Declining invitations strategically

How to explain ERE, arranging family matters
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Re: Declining invitations strategically

Postby shade-tree » Thu Jun 30, 2016 4:49 pm

@did Yes! I agree that in the beginning, I suspected that this might be "required" socializing and that's why I was feeling so much obligation. I have friends who work in big law firms and other such places where there is a lot of that kind of obligatory activity required if you want to advance. I don't think that's happening here so much.

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Re: Declining invitations strategically

Postby leeholsen » Wed Jul 13, 2016 1:48 pm

i use these excuses:

1. plans already with a friend or family member
2. work will keep you late
3. you are going to be out of town(for weekends)

most people are only concerned with themselves and may even forget you didnt join 3 days later. i would place a bet that nobody asks you what you did instead in any detail, if at all.

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Re: Declining invitations strategically

Postby frapa » Sat Oct 15, 2016 3:46 pm

@Scott-2 Make up is a awesome indicator that my values does not match with theirs, I totally agree!

If the thing interest me I would go, but if not I would just let go and tell them. You will probably have other occasions to socialize with them, in a contest you like more. On the other hand I also feel that sometimes I should go otherwise people just stop inviting me, and then I complain that people are boring :-).

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Re: Declining invitations strategically

Postby MZMpac » Thu Oct 20, 2016 1:12 pm

Like many introverts I struggled for a long time with forcing myself to participate in extrovert events. Bars, parties, games, etc.

I'd say 1/10 times I had a good time, whereas 9/10 times hanging with 1-2 friends I had a good time.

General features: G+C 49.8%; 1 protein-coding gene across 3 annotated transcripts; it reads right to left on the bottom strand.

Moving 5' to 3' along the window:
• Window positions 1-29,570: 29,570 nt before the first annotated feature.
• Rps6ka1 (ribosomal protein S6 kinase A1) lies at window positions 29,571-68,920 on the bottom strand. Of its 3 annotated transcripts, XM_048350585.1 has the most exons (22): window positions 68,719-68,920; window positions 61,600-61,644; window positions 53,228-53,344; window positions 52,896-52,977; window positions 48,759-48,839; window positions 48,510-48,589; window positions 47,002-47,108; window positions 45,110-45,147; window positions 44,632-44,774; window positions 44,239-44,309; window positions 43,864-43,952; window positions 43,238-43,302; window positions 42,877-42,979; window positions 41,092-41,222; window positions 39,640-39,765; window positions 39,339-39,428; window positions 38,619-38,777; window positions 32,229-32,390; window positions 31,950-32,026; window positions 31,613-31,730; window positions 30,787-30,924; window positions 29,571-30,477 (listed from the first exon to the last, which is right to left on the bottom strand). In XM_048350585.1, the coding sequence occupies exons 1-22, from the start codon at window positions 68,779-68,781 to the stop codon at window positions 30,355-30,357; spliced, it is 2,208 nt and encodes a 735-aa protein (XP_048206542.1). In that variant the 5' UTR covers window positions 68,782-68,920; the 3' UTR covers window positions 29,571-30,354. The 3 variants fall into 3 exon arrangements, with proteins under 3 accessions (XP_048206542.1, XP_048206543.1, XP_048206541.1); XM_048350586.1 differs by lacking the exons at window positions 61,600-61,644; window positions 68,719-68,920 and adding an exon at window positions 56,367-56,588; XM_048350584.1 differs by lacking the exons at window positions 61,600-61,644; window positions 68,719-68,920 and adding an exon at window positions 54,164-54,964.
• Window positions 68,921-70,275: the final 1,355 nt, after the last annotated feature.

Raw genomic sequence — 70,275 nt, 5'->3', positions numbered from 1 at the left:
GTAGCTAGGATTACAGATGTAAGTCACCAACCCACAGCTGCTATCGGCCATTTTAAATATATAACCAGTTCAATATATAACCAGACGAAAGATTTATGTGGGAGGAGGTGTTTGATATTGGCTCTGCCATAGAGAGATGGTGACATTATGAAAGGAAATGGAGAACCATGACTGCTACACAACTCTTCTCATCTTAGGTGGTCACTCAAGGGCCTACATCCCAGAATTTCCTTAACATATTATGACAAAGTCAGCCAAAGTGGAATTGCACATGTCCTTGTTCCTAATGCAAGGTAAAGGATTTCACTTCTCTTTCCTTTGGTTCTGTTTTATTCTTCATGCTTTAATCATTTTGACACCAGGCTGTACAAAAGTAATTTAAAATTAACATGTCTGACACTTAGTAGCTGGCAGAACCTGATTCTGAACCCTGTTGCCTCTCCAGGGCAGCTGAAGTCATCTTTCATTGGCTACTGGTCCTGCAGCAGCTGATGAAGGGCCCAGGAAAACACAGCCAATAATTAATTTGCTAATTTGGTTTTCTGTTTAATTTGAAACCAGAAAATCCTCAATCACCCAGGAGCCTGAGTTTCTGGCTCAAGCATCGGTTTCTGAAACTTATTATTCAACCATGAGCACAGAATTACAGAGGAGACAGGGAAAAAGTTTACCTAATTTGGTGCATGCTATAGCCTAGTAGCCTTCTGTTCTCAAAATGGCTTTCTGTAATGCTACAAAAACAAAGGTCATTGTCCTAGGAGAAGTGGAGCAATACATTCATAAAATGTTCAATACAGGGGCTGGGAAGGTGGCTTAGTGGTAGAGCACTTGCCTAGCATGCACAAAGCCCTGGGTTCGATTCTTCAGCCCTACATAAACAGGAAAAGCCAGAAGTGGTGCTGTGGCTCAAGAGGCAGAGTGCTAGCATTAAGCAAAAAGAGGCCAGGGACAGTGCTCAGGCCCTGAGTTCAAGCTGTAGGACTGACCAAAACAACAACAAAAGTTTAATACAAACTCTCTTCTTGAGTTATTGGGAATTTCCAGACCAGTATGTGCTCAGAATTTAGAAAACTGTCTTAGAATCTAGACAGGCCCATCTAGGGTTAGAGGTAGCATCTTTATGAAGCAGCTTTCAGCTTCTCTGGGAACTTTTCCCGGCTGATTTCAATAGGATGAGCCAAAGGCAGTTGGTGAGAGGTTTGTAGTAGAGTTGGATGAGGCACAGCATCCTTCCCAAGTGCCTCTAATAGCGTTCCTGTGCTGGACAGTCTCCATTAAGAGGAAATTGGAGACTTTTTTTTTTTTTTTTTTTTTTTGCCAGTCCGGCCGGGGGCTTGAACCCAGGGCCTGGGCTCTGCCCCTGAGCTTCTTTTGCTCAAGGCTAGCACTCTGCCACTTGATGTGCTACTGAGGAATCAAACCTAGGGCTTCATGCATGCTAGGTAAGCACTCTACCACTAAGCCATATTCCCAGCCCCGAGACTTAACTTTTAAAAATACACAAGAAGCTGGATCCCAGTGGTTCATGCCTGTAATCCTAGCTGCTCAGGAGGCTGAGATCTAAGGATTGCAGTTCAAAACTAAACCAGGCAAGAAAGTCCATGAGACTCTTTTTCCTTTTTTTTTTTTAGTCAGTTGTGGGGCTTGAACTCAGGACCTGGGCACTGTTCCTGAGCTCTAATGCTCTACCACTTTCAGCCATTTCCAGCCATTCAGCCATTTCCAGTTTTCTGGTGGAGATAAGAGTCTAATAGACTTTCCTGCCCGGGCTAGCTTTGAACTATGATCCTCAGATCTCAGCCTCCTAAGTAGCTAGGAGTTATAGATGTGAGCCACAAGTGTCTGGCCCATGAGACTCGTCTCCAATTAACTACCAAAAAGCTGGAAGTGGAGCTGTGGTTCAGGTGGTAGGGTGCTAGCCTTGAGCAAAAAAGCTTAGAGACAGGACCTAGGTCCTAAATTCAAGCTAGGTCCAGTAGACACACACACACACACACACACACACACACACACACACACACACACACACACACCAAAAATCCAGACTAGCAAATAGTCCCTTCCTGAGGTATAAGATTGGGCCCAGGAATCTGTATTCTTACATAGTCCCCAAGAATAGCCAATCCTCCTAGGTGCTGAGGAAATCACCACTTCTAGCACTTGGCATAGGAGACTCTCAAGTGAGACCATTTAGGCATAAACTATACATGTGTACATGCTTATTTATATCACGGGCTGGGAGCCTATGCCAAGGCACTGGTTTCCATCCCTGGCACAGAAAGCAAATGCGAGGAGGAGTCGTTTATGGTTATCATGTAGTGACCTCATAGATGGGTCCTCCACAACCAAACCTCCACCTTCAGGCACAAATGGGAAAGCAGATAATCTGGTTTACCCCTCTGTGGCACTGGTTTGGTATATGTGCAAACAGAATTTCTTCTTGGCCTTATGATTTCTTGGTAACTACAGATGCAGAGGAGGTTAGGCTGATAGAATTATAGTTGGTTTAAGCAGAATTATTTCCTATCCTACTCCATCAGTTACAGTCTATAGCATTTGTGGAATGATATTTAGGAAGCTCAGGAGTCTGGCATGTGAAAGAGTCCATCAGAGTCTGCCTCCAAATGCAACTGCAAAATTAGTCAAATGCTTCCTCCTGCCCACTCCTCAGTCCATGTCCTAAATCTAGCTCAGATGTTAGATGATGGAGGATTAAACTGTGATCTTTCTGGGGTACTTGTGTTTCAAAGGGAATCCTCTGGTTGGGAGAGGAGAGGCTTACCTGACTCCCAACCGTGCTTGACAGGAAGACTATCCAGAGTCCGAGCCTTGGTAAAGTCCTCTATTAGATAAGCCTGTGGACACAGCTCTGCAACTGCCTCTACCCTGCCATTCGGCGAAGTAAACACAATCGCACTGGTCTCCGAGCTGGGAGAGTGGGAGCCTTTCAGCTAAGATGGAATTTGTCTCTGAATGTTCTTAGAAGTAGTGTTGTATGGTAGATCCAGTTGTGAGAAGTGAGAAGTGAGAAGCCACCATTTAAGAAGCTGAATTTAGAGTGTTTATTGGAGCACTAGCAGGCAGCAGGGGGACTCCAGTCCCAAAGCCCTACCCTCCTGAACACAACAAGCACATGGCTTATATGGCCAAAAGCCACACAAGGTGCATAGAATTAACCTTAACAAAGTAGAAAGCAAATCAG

You eventually get to the age/maturity level where you just arent phased by delivering a "no" anymore. It''s easy, and people will take more note of how you showed up and were a dud than they will if you passed with a common excuse.

"Oh man, I have plans already, thanks though" covers pretty much anything, and they dont try to shame you or talk you into it.

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Re: Declining invitations strategically

Postby thrifty++ » Sat Oct 22, 2016 2:09 pm

Just say you have other plans. I do that all the time.

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Re: Declining invitations strategically

Postby denise » Thu Oct 27, 2016 6:31 pm

At my new job, many of the folks go out to eat for dinner every payday. While I am an introvert, and don't like most group gatherings, the biggest drawback is celebrating having money by habitually spending it. It helps that the food in this city sucks. I went to the first dinner I was invited to, but thereafter I said no thank you, and now they don't even bother to ask. Just say no thanks and eventually they'll quit bothering you about it.

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